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L1: x = 11+3t y = 7+t z = 9+2t

L2: x=-6+4t y=-2+3t z=-7+5t

I was given this problem, and technically these lines don't intersect, right?

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- Thread starter inknit
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- #1

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L1: x = 11+3t y = 7+t z = 9+2t

L2: x=-6+4t y=-2+3t z=-7+5t

I was given this problem, and technically these lines don't intersect, right?

- #2

chiro

Science Advisor

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L1: x = 11+3t y = 7+t z = 9+2t

L2: x=-6+4t y=-2+3t z=-7+5t

I was given this problem, and technically these lines don't intersect, right?

The only way both of these lines can be described by the same variable is if the two lines are linearly dependent.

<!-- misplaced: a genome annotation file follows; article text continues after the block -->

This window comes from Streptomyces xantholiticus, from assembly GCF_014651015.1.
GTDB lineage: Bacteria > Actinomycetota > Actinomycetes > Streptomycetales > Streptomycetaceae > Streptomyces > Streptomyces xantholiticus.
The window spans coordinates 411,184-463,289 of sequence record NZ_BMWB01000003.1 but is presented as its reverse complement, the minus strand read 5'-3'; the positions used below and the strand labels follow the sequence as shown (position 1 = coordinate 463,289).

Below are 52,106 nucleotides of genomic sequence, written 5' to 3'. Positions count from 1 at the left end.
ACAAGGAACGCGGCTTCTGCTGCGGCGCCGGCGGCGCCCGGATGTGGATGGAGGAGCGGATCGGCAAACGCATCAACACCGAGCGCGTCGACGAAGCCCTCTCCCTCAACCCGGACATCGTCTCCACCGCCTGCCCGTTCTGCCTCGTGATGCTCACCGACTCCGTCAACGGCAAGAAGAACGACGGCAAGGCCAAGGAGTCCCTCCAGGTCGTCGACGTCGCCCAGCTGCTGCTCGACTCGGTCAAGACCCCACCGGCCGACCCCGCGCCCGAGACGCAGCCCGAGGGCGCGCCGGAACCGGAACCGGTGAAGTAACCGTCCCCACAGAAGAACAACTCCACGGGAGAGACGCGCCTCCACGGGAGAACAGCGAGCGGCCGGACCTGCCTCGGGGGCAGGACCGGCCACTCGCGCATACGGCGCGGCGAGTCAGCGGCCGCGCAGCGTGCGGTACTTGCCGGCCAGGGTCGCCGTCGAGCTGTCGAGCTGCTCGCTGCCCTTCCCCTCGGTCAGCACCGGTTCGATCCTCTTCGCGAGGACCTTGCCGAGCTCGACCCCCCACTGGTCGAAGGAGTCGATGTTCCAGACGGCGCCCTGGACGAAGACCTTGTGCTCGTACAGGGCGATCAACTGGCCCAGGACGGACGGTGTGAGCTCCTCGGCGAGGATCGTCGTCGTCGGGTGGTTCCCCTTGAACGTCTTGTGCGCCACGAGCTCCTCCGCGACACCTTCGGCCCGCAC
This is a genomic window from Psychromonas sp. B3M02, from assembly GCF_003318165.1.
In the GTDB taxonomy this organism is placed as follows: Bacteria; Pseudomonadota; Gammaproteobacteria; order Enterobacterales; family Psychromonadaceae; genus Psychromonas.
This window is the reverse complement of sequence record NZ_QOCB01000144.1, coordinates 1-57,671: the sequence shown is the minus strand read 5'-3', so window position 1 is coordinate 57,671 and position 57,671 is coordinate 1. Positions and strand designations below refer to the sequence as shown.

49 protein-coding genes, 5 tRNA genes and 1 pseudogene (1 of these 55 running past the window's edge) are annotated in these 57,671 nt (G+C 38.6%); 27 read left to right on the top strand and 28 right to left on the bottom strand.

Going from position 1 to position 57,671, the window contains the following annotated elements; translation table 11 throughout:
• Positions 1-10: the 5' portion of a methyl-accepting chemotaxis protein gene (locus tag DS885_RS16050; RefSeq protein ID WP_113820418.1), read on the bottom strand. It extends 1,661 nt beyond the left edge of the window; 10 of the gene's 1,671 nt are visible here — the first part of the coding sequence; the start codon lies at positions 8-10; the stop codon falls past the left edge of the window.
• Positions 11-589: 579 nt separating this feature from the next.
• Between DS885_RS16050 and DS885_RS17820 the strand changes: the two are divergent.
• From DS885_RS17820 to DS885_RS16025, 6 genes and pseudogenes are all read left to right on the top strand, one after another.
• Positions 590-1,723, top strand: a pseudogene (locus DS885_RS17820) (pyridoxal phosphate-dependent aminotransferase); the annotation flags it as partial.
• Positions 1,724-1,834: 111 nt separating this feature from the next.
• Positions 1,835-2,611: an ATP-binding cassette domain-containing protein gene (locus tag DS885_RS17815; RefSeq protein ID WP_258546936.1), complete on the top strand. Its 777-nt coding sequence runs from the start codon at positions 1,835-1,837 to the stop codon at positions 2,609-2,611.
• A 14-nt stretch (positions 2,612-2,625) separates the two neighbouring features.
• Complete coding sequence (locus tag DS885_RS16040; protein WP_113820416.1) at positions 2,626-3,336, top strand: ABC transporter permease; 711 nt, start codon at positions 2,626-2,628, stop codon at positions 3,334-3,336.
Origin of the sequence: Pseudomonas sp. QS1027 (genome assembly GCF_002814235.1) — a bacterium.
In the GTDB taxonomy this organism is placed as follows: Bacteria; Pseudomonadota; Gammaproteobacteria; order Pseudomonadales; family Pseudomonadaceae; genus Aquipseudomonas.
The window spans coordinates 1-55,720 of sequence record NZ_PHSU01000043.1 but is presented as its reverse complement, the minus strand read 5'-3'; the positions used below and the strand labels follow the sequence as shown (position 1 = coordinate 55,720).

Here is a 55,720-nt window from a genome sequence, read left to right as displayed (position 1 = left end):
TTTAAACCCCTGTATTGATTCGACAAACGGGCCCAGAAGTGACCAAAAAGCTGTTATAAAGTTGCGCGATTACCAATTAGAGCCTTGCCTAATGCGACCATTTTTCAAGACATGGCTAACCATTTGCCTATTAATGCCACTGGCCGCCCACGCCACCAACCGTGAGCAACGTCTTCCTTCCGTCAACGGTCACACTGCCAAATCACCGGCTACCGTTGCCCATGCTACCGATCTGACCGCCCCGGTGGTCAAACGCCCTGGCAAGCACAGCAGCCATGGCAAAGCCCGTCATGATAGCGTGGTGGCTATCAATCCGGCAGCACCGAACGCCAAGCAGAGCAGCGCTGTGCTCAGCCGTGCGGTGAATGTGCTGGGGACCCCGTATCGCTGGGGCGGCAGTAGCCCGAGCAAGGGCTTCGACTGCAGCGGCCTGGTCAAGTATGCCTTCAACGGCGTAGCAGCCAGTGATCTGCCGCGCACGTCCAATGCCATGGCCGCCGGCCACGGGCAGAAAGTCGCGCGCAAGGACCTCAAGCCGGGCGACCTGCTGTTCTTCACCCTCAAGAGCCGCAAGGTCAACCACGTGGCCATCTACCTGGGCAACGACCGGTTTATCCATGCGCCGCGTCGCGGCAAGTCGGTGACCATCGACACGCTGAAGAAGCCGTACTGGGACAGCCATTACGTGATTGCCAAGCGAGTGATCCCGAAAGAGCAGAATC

If this is not the case, you need two variables one for each line.

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- #4

chiro

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I didn't say they don't intersect. If you want to check what happens solve the linear system L1 = L2.

- #5

HallsofIvy

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They don't happen to intersect (and not just "technically") but not because the use the same parameter. A parameter has no meaning outside the equation itself. So as not to confuse yourself, it would be better to change one of them to, say, "s". To determine if they intersect, try to solve x= 11+ 3t= -6+ 4s, y= 7+ t= -2+ 3s, z= 9+ 2t= -7+ 5s for s and t.

L1: x = 11+3t y = 7+t z = 9+2t

L2: x=-6+4t y=-2+3t z=-7+5t

I was given this problem, and technically these lines don't intersect, right?

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